In the divided France there were some who from the beginning believed in the innocence of Dreyfus and were active. Among them were Bernard Lazare, future prime minister Georges Clemenceau, Mathieu Dreyfus, the brother of Alfred, Joseph Reinach , and Senator Scheurer-Kestner, all of whom in one way or another called for a new free open trial, and Emile Zola. It was the 4,500-word article, really an open letter to President Felix Faure, headed “J’accuse” by Zola and published on the front page in L’Aurore on January 13, 1898 that caused a sensation by forcefully accused the Army of carrying out and covering up the false conviction of Dreyfus. As a result, a month later, Zola was put on trial, found guilty of libel, and sentenced to a year’s prison and a large fine. But the article can be considered as a major example of intellectuals influencing public opinion. Zola was, as Anatole France said at his funeral on September 28, 1902, “a moment in human conscience.”

But a case can be made that the real hero of the Dreyfus Affair was Lieutenant-Colonel Georges Picquart, a courageous officer who spoke out against a flagrant abuse of justice. Born in Strasbourg, Alsace in 1854, Picquart was a brilliant officer, appointed to rank of lieutenant-general in April 1896, and acknowledged to be anti-Semitic. Indeed, Picquart illustrated the fine line between personal, private anti-Semitism and the institutional collective practice of anti-Semitism. He was a staff officer, an assistant to General Mercier, minister of war, at the court martial of Dreyfus. He took for granted that Dreyfus was guilty. Indeed, at the occasion of Dreyfus’ degradation, Picquart remarked that it was as if the army was being stripped of pestilence.


Picquart was appointed to the 2nd Bureau, statistical section in 1895, but in reality France’s external military intelligence, and soon found that Dreyfus has suffered from miscarriage of justice and had been framed. He discovered that the handwriting of the “bordereau” (Memorandum) was akin to that of Major Ferdinand Esterhazy, who had previously been suspected of espionage. The major collected information on confidential military matters, especially mobilization and artillery. He was careful in concealing his real activity. However, Picquart learned from a spy that Dreyfus had never been employed by the Germans, but Esterhazy had been.


Picquart informed General de Boisdeffre of his findings who was unconcerned, and was not interested in pursuing the case. Picquart then obtained samples of Esterhazy’s handwriting, and showed copies of photos of letters written by Esterhazy to Armand du Paty de Clam and Alphonse Bertillon but to no avail. Lieutenant de Clam , a graphologist, was the officer who had first arrested Dreyfus and who protected Esterhazy, refusing to accept the truth, replied that “the Jews have, for the past year, been training some one to imitate the writing, he has succeeded in making a perfect reproduction.” Not surprisingly, Zola called him “an evil man… he is the entire Dreyfus case.”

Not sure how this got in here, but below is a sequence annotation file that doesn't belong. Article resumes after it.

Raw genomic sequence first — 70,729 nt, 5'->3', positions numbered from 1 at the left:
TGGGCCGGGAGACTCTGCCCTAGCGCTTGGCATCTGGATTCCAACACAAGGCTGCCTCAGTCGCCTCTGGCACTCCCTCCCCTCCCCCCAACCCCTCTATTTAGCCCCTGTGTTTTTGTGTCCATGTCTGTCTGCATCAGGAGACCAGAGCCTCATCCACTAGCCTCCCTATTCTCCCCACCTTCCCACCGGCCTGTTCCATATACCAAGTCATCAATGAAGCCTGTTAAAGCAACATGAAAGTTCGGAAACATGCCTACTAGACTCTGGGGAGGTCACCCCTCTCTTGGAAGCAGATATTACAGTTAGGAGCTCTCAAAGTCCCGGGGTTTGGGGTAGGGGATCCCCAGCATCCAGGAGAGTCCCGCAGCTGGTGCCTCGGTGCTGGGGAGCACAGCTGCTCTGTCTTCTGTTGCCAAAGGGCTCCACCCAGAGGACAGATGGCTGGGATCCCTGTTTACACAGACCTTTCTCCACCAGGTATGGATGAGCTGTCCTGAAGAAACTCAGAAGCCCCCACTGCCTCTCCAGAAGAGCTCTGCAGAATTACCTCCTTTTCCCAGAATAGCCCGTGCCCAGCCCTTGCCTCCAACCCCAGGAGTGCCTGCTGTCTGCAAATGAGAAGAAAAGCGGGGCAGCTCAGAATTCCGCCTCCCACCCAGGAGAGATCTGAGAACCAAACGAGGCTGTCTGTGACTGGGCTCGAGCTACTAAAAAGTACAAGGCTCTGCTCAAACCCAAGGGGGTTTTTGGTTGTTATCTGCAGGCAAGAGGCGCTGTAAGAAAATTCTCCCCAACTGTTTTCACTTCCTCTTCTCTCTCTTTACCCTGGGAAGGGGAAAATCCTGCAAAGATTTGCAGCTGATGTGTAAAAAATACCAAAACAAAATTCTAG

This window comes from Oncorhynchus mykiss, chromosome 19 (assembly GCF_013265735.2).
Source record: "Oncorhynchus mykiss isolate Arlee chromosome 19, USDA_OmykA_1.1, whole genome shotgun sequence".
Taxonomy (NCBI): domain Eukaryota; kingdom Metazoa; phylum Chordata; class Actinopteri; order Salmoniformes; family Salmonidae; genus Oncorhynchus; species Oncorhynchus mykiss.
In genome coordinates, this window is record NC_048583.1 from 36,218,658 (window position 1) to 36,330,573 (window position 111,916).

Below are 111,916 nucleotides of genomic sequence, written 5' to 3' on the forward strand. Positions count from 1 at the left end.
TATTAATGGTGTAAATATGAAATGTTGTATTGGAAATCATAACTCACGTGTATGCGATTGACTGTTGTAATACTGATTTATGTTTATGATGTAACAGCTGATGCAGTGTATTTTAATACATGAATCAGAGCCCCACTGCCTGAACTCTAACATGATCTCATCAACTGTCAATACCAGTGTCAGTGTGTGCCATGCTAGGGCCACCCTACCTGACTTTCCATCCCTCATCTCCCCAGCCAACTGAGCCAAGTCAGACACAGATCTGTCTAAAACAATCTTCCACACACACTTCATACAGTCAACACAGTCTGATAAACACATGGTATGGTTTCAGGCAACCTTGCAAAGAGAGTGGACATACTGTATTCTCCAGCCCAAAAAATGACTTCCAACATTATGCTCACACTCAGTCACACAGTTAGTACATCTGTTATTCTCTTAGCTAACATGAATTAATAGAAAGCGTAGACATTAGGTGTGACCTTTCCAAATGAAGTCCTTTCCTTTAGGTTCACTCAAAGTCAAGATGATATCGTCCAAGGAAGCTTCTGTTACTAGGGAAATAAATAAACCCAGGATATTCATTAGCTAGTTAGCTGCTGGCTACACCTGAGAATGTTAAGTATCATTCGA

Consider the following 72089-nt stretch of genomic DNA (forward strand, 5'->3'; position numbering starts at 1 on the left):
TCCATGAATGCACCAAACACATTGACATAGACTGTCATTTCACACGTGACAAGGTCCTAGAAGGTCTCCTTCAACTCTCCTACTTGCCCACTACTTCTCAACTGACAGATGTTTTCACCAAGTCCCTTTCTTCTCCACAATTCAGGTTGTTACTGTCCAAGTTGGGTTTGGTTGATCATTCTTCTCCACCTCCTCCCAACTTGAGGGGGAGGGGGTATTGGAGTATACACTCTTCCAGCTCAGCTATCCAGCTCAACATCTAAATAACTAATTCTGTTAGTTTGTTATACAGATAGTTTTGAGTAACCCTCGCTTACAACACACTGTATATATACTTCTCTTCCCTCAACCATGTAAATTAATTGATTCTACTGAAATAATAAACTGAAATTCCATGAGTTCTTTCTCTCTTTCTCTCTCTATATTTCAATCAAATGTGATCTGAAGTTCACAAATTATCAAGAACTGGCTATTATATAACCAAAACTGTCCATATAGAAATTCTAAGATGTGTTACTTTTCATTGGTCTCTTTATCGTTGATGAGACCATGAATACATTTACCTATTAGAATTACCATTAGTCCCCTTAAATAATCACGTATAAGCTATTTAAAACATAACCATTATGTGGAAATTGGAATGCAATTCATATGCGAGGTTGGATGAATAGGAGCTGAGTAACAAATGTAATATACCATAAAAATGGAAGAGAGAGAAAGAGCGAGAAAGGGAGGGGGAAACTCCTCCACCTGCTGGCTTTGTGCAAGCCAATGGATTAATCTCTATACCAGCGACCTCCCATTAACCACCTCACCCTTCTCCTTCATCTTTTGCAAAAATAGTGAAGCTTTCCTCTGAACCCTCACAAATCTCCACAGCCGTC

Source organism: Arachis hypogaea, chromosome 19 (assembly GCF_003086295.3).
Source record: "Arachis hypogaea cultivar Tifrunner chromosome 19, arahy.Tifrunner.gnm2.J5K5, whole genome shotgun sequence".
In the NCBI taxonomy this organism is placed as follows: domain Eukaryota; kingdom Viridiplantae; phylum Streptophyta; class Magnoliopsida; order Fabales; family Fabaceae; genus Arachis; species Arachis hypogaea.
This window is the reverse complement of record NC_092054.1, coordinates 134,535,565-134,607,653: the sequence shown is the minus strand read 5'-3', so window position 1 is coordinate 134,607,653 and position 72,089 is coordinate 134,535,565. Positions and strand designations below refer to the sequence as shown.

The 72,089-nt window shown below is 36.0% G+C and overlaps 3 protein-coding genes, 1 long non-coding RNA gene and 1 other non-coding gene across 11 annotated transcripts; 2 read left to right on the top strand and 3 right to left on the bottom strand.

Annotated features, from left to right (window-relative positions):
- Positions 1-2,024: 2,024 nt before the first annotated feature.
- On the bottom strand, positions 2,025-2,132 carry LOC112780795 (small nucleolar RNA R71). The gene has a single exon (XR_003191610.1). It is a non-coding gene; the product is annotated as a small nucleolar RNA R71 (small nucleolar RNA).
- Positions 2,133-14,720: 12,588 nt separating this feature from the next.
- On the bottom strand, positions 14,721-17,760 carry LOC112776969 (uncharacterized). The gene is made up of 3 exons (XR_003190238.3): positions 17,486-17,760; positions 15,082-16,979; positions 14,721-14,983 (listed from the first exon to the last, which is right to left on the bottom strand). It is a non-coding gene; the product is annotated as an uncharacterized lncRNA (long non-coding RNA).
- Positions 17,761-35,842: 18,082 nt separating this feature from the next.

Bertillon was a police officer, an expert in scientific methods for criminal forensics. Though he was not a handwriting expert, he testified that the bordereau was the work of Dreyfus.


Picquart persisted in his investigation of the facts, but was hindered and sabotaged by senior officers. The intensity of the dislike was shown in a duel between Picquart and Commander Henry in March 1898. Henry committed suicide in August 1898.


Picquart was relieved of his duty in the 2nd Bureau, and sent as commander of an Algerian unit in Tunisia. He himself was falsely accused of forgery of the evidence of Eserhazy’s guilt. He resigned from the army, but after the exoneration of Dreyfus in 1906, he was promoted to brigadier-general, and returned to service. He died in January 1914.


Most of the previous works on the Affair have indicated the triumph of justice and the victory of the Dreyfusards against the hard-line nationalists and anti-Semites who insisted against all evidence on Dreyfus’ guilt and his danger to national security. Picquart stands out as an honorable man insisting on truth. He had no personal affection or concern for Dreyfus, but saw that the Army was being dishonored by its injustice. Most important, though Picquart never disavowed his personal anti-Semitism, his personal prejudice never affected his sense of what was right for the Jewish officer Dreyfus. He should be honored.

Michael Curtis

Source: https://www.americanthinker.com/articles/2019/12/georges_picquart_honest_hero_in_the_dreyfus_affair.html